Last year, two participants in the HHFO when on to compete in the Regional NHD in Missouri event held at Missouri State University. Both placed among the top finishers and were invited to compete in the state-wide competition in Jefferson City. We could not be more proud of these young people and their achievements. Though it was the hard work and discipline demonstrated by these students that directly led to their success, we would like to think that the HHFO provided a environment in which they were able to receive valuable feedback and encouragement. We sincerely hope that more students will challenge themselves and enter future NHD competitions. And for some of our older students there is not time like the present to begin thinking about a potential project.
Regional 7 History Day Coordinator, Gail Emrie, and the History Department at Missouri State University, would like invite area homeschooled students to participate in this year’s National History Day contest. Missouri’s Region 7 contest will be held on Friday, February 28, 2014 in Plaster Student Union on the campus of Missouri State University. The theme for the contest this year is Rights and Responsibilities in History. The attached materials provide a more precise description of the theme, as well as suggestions on how topics might be developed. Additional information on the contest is available to you and your students on the state and national History Day websites http://whmc.umsystem.edu/nhd/nhdmain.html and http://www.nationalhistoryday.org/. The website of the MSU History Department (http://history.missouristate.edu/) has links to these sites.
For those students who qualify, the state History Day contest will be held Saturday, April 26, 2014 on the University of Missouri – Columbia campus. As was the case last year, there will be an on-line system of registration in place. Instructions, outlining how to register, will be made available later this fall. Registration will begin in December. Ms. Emrie has been kind enough to pass along the most recent rule book for the contest and a booklet produced by NHD with suggestions on how to approach this year’s theme for History Day, which can be accessed by following the hyper-linked text. These resources are also available in electronic form at the National History Day website, but if you would like a hard copies, Ms.Emrie would be happy to supply you with them. If you intend to participate, please respond by e-mail to firstname.lastname@example.org at your earliest convenience so she will be able to maintain an accurate group contact list for updates on this year’s contest. If you should have any questions, Ms. Emrie may also be reached by phone at 417.836.5915.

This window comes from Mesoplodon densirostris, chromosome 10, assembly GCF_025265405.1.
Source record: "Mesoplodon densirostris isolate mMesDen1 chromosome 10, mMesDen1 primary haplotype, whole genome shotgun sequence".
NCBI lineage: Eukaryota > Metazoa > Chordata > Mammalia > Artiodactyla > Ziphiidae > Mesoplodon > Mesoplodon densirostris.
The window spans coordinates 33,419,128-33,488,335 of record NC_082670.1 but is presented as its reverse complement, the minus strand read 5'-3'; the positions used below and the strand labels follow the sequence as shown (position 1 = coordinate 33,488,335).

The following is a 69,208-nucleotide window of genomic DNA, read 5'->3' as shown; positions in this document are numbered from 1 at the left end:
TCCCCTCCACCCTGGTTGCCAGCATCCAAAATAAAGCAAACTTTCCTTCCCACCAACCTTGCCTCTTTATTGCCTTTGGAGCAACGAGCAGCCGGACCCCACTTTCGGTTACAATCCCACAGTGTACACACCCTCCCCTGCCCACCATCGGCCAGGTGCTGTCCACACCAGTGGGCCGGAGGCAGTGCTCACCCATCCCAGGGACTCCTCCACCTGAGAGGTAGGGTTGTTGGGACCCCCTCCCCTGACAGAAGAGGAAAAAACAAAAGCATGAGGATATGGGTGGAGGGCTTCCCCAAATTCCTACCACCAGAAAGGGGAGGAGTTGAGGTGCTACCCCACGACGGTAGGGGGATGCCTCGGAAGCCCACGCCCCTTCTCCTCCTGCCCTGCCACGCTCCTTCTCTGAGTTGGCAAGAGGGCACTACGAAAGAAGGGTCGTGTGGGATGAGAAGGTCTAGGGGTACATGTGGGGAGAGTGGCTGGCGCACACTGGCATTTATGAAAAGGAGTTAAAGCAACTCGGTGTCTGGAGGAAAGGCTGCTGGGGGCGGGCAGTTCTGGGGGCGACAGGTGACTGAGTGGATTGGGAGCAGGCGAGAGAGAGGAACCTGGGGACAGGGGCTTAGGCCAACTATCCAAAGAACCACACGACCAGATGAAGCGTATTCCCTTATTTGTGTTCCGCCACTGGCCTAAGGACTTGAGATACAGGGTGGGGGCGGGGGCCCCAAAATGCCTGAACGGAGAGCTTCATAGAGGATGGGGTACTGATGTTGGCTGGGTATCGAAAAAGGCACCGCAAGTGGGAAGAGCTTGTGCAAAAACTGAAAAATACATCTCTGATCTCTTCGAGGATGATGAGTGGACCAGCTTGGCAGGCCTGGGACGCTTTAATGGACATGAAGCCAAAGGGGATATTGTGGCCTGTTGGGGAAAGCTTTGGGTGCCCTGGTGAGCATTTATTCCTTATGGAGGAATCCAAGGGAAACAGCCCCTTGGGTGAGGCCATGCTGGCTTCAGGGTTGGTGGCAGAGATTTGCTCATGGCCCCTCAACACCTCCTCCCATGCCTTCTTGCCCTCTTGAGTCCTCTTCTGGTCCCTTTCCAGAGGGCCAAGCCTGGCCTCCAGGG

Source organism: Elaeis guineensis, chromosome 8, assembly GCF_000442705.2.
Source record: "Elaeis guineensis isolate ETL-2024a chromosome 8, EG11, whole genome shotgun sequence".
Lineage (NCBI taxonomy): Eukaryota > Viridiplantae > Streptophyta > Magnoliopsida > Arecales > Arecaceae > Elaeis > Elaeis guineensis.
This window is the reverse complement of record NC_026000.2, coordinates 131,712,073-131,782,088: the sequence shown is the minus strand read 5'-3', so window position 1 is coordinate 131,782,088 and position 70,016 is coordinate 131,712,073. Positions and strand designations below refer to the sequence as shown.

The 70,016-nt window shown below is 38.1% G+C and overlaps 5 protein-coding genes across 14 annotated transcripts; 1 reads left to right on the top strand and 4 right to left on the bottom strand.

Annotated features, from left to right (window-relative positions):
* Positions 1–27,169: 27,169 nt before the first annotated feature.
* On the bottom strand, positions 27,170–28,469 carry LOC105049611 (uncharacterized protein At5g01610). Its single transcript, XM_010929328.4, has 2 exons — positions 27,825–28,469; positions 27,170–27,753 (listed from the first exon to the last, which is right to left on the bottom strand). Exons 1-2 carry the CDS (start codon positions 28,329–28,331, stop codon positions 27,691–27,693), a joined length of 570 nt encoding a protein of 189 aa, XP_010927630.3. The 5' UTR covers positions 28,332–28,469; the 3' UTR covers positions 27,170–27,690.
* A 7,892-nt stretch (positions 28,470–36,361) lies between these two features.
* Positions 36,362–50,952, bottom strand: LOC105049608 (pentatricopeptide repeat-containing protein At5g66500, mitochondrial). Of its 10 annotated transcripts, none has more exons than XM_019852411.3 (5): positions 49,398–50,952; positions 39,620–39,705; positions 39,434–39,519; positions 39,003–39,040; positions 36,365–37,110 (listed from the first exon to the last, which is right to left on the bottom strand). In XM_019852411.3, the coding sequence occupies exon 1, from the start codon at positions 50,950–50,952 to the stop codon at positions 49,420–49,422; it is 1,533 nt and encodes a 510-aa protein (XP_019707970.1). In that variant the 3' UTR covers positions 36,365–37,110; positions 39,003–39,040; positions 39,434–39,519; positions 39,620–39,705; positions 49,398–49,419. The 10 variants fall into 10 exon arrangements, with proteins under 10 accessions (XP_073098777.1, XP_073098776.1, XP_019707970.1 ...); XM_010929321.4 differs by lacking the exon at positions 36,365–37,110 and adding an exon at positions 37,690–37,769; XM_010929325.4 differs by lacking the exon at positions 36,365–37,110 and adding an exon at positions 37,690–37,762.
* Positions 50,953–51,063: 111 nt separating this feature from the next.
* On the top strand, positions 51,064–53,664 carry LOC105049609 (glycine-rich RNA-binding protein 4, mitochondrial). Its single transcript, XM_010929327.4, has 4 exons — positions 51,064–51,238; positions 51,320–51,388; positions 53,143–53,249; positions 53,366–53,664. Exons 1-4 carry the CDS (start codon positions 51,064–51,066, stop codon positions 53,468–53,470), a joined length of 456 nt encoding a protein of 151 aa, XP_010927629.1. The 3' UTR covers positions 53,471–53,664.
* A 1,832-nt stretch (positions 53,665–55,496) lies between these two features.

In the meantime, be thinking about questions that you might have about this year's theme Rights and Responsibilities in History. On Tuesday, October 8, 2013 from 4:00 to 6:00pm ET, the NHD will be holding an online discussion about this year’s theme, during which staff members will address questions from teachers, students and parents. Questions may be posed to respondents ahead of time from October 3 - 7 by emailing email@example.com. Please make sure you have “NHD THEME DISCUSSION” in your email subject line. To send questions during the 4 – 6 live discussion time, use the same firstname.lastname@example.org email address. To view the discussion, go online to the National History Day website, www.nhd.org. There will be a button on the homepage that will take you directly to the online discussion page. Please note that this is not an “online chat” in the usual sense, but all questions and their answers will be posted on the discussion page on our website as quickly as possible in the order received.
The NHD program is a very worthwhile endeavor. We hope that as you map out your academic year that you will consider making it a part of your agenda. Remember, students who complete a project in the Senior Divisions of the HHFO should have a leg up on their competition as they will have completed what is likely a very polished "first draft." Put all that hard work to use and perhaps your young person will find himself or herself serving as Missouri delegates to the Kenneth E. Behring National Contest in College Park, Maryland next summer!
Click photos for link to more information.
September 8, 1504: Michelangelo's David was unveiled in Florence. The statue represents the Biblical hero David, a favored subject in the art of Florence. Originally commissioned as one of a series of statues of prophets to be positioned along the roofline of the east end of Florence Cathedral, the statue was instead placed in a public square, outside the Palazzo della Signoria, the seat of civic government in Florence.